CHISINAU—An election in Moldova has produced a hung parliament, with the vote split between pro-Western and pro-Russian forces at a time when the ex-Soviet republic’s relations with the European Union have soured.
The outcome sets the stage for coalition talks or possibly new elections, just as the country has recovered from a political and economic crisis following a $1 billion banking scandal in 2014 and 2015.
Adding to the uncertainty, opposition leaders threatened street protests after raising suspicions of vote-buying.
The opposition Socialists, who favor closer ties to Moscow, emerged as the largest party with 35 out of 101 seats on a revised estimate, with recounts possible in some constituencies.
The ruling Democratic Party, which wants closer integration with the EU, came second with 30 seats, while an opposition bloc called ACUM, campaigning to fight corruption, was third with 26 seats.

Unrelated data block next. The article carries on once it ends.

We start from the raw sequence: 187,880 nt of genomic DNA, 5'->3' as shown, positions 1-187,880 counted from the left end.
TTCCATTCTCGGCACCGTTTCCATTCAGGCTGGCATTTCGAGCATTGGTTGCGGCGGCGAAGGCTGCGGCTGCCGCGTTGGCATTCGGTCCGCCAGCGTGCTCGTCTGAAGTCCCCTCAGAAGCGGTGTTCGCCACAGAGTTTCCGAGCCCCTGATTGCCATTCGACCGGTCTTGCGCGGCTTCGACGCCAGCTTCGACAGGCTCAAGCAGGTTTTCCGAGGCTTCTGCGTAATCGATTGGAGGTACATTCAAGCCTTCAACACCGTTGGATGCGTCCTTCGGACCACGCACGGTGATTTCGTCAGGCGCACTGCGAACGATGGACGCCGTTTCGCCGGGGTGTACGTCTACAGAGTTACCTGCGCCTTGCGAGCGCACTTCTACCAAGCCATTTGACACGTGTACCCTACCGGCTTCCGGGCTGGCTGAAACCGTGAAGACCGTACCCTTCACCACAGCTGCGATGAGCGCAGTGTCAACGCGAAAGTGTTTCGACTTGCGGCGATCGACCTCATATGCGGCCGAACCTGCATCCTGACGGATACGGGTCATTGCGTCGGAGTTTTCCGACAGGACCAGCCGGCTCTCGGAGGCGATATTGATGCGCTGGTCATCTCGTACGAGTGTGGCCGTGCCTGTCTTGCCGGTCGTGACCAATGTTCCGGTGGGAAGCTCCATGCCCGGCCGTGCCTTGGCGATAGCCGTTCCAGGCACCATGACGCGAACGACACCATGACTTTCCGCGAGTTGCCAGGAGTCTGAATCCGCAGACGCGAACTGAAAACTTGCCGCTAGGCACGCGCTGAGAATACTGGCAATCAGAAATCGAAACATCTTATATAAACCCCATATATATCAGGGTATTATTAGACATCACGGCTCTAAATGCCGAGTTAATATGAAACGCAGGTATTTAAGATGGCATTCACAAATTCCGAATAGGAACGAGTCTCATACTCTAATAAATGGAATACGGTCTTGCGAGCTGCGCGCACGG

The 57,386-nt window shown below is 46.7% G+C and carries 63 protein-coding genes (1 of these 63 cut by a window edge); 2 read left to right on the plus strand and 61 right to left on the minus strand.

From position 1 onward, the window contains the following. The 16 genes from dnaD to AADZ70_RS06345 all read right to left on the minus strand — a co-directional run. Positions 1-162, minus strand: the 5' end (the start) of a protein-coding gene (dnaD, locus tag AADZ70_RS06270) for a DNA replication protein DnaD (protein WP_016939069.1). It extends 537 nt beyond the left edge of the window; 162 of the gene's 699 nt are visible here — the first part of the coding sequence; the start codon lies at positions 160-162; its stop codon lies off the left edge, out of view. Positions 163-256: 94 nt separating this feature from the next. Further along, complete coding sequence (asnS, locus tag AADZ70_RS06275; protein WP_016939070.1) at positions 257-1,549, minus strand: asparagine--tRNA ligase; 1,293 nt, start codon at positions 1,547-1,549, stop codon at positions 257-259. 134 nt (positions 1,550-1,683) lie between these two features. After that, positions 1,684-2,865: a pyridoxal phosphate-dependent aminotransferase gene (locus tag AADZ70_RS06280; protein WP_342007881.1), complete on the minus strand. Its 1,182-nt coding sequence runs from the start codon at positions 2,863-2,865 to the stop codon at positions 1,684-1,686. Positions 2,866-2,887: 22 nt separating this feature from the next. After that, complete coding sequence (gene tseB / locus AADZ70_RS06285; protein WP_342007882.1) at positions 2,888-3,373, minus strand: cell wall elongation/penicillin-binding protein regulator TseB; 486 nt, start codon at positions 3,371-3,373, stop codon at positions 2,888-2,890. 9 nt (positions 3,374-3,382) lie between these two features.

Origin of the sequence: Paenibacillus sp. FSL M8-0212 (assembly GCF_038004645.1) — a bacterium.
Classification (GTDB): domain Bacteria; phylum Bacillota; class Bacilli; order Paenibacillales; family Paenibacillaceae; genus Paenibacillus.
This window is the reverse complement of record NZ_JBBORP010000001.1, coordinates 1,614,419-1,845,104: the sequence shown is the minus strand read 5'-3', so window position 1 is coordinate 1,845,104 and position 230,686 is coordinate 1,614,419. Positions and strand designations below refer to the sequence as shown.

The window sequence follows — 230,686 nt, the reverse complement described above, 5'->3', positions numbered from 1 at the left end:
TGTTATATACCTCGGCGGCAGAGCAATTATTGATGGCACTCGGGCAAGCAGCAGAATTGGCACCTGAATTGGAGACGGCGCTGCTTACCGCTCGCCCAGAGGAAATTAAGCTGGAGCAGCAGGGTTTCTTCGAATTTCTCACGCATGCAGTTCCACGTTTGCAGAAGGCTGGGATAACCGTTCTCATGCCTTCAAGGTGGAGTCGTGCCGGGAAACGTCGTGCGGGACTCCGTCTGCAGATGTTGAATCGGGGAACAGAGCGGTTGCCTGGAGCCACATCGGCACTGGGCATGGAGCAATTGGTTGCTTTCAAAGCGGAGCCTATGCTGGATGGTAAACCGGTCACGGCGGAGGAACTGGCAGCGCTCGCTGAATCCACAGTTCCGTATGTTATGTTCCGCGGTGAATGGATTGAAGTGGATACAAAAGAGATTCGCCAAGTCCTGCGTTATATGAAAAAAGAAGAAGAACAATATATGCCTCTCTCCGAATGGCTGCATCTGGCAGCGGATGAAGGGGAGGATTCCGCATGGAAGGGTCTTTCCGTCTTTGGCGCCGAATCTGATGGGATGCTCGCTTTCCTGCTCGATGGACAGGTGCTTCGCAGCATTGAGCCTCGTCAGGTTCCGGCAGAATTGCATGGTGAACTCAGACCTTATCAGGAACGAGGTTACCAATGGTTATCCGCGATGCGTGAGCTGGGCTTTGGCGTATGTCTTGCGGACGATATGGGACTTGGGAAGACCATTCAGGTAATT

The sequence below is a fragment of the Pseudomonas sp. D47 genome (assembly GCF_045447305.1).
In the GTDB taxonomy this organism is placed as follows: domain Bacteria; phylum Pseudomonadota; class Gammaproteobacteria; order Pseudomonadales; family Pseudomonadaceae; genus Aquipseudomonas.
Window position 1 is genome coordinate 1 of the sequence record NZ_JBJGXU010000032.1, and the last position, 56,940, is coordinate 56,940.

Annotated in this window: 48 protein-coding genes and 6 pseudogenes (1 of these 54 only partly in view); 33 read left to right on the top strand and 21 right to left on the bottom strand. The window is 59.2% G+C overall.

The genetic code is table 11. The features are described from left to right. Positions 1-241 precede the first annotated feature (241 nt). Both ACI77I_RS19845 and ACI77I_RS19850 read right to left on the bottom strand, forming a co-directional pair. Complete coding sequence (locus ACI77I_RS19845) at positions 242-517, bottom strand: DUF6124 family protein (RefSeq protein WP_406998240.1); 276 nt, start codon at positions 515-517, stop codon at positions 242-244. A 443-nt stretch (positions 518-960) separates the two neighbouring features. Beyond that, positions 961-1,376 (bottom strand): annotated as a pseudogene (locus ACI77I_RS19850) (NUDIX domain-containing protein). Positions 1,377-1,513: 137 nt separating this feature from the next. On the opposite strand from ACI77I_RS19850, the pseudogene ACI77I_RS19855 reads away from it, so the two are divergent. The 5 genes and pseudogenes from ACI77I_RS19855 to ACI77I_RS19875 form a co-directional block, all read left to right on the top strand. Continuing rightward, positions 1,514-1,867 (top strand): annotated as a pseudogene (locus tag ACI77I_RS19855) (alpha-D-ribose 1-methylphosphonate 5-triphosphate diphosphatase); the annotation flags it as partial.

Democratic leader Vladimir Plahotniuc said his party was “ready for negotiations on forming a majority and approving a new government,” adding, “I hope that such negotiations take place as soon as possible.”
Corruption scandals and worries about the health of democracy in Moldova, which is squeezed between Ukraine and EU member Romania and is one of Europe’s poorest countries, have tarnished the country’s image and weakened the appeal of the pro-Western political class.
The Socialist Party said its lawyers were studying reported election violations and declared that it may not recognize the results.
ACUM leader Maia Sandu said her bloc did not recognize the elections as free and democratic.
The Organization for Security and Co-operation in Europe said the elections were “generally well-run” but “tainted by allegations of pressure on public employees, strong indications of vote buying, and the misuse of state resources.”
President Igor Dodon, formerly head of the Socialist Party, had on Feb. 23 called the campaign “one of the dirtiest in our entire history.”
By Alexander Tanas